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DOE Will No Longer Investigate Restroom Complaints by Trans Students

Secretary of Education Betsy DeVos(Photo: Flickr)

The Department of Education says it will no longer investigate complaints filed by transgender students over restrooms.

Education Department Spokesperson Liz Hill had told BuzzFeed News they will no longer investigate or take action on complaints filed by transgender students who are banned from using restrooms and locker rooms that match their gender identity in public schools.

The move marks the first time the administration has openly confirmed the new policy after a guidance memo advising the DOE’s Office of Civil Rights to handle transgender discrimination issues on a “case by case basis” was issued last June. Back in February 2017, The Department of Justice had rescinded President Obama’s 2016 guidance that said transgender students were protected under Title IX, which prohibits discrimination against students on the basis of their sex. In March 2017, the Supreme Court decided not to hear the case of Gavin Grimm v. The Gloucester County School District, a Virginia case that centered around Title IX rights for transgender students regarding restrooms, by sending it back to the lower courts.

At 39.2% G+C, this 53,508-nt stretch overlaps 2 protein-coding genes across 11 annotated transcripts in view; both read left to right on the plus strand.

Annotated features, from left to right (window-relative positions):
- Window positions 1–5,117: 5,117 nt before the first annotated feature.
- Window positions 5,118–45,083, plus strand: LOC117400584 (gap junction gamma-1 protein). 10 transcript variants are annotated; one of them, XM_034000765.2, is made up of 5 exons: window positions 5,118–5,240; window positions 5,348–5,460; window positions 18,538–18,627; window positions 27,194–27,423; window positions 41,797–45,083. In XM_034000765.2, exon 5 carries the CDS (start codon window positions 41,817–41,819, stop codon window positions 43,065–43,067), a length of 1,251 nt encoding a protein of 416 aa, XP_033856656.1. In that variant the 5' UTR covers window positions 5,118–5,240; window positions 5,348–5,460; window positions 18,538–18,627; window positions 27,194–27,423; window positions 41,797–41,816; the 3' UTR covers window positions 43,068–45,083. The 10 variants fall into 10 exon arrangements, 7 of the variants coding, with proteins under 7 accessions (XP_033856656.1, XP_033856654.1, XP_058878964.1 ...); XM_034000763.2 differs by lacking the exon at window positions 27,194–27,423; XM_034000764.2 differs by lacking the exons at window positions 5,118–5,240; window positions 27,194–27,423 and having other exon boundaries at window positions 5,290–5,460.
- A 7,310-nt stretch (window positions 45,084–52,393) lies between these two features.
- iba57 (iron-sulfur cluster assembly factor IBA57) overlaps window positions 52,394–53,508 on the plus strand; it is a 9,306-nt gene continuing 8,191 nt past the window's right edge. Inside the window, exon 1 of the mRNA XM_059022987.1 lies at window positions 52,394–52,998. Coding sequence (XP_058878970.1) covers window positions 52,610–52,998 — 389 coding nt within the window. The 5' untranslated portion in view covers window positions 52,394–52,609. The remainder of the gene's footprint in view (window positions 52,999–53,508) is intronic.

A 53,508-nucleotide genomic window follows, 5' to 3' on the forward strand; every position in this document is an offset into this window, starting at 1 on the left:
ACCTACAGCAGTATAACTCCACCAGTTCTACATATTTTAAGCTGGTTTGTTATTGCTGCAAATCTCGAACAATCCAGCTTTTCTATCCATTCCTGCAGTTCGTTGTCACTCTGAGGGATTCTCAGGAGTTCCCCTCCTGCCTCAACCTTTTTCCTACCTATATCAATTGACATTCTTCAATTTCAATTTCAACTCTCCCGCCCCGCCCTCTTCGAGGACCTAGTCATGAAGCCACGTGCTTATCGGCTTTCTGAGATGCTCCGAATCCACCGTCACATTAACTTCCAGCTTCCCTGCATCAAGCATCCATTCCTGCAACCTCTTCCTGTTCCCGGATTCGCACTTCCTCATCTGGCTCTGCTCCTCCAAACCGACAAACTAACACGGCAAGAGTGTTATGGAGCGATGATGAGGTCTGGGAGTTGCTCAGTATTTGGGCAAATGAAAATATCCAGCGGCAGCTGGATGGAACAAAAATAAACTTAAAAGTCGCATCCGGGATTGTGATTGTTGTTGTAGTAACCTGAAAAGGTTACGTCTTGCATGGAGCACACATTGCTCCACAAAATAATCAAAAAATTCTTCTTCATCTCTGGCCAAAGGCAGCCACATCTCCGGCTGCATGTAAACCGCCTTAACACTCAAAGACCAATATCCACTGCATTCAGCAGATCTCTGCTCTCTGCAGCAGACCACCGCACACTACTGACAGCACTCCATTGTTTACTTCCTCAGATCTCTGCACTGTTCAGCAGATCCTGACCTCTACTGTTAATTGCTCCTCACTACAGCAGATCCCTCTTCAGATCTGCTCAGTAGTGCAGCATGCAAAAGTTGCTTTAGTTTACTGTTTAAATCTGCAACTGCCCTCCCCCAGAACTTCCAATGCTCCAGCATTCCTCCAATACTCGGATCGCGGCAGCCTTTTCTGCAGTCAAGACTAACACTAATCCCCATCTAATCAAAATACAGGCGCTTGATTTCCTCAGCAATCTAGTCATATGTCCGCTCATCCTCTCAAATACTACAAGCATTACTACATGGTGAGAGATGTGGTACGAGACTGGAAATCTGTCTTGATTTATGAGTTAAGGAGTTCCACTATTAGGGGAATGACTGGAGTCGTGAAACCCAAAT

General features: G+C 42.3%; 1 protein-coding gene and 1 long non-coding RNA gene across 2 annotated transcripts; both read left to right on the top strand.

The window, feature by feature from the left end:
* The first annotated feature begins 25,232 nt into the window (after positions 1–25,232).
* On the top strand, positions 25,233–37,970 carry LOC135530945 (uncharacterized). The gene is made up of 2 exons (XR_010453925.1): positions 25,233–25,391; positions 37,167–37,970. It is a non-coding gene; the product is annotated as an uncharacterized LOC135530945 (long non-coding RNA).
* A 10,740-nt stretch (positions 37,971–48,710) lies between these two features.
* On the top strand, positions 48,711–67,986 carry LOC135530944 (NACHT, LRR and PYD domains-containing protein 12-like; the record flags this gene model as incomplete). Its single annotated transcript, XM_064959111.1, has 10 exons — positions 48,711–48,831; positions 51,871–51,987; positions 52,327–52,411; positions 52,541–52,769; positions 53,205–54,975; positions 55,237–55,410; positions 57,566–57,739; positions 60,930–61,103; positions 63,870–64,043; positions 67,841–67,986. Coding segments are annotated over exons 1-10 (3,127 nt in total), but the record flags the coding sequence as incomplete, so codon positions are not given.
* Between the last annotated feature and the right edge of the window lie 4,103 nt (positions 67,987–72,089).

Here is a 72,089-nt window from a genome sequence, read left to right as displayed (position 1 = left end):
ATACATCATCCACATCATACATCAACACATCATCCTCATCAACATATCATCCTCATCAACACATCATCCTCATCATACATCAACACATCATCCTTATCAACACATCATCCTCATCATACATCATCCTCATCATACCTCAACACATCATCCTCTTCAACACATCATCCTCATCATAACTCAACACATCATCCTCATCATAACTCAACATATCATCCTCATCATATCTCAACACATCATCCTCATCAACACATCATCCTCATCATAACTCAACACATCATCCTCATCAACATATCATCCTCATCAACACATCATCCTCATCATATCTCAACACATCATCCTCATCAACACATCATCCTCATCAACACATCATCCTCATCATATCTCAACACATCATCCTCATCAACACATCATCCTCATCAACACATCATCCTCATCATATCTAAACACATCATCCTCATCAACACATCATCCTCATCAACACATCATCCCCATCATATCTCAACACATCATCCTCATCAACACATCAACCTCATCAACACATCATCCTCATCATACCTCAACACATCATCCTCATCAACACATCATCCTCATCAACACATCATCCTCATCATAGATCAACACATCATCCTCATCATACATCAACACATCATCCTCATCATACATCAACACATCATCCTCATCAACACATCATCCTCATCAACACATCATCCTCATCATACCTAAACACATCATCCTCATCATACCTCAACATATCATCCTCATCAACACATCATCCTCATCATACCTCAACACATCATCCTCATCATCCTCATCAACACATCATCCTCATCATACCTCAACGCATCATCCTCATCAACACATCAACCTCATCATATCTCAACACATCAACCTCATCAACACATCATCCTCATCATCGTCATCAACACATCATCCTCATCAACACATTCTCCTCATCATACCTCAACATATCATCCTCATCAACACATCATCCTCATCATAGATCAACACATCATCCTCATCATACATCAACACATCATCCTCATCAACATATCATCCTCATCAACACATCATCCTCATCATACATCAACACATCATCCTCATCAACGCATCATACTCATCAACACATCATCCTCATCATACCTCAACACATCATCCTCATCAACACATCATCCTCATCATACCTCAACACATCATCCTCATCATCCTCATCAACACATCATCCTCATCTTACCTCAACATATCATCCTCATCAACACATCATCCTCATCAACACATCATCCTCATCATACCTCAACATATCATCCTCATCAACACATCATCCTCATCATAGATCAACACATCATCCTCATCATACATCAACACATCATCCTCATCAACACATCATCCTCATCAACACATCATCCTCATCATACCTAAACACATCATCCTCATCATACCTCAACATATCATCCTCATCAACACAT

According to the BuzzFeed report, Hill had responded “Yes, that’s what the law says” when she was asked if it was the Education Department’s position that restroom complaints from transgender students are not covered by Title IX. When pressed further, Hill responded, ‘“Title IX prohibits discrimination on the basis of sex, not gender identity.”

Hill, who was hired as spokesperson by Secretary of Education Betsy DeVos, also confirmed that transgender students would still be able to report other forms of discrimination, but not cases pertaining to restrooms. “Where students, including transgender students, are penalized or harassed for failing to conform to sex-based stereotypes, that is sex discrimination prohibited by Title IX,” Hill said. “In the case of bathrooms, however, long-standing regulations provide that separating facilities on the basis of sex is not a form of discrimination prohibited by Title IX.”

With the Education Department’s interpretation of Title IX withstanding, recent rulings such as the 7th Circuit’s Whitaker v. Kenosha Unified School District found that Ash Whitaker was in fact discriminated against by the school district when they prevented him from being able to use the restroom that had matched his gender identity. The district settled with Whitaker for $800,000 before the case had reached the Supreme Court.

Since 2016, the interpretation of Title IX with regards to transgender students has appeared to depend on which political party is in power, with the Obama administration saying transgender students are protected while the Trump administration says they are not. The matter will not ultimately be decided until such a case is actually heard by the Supreme Court.

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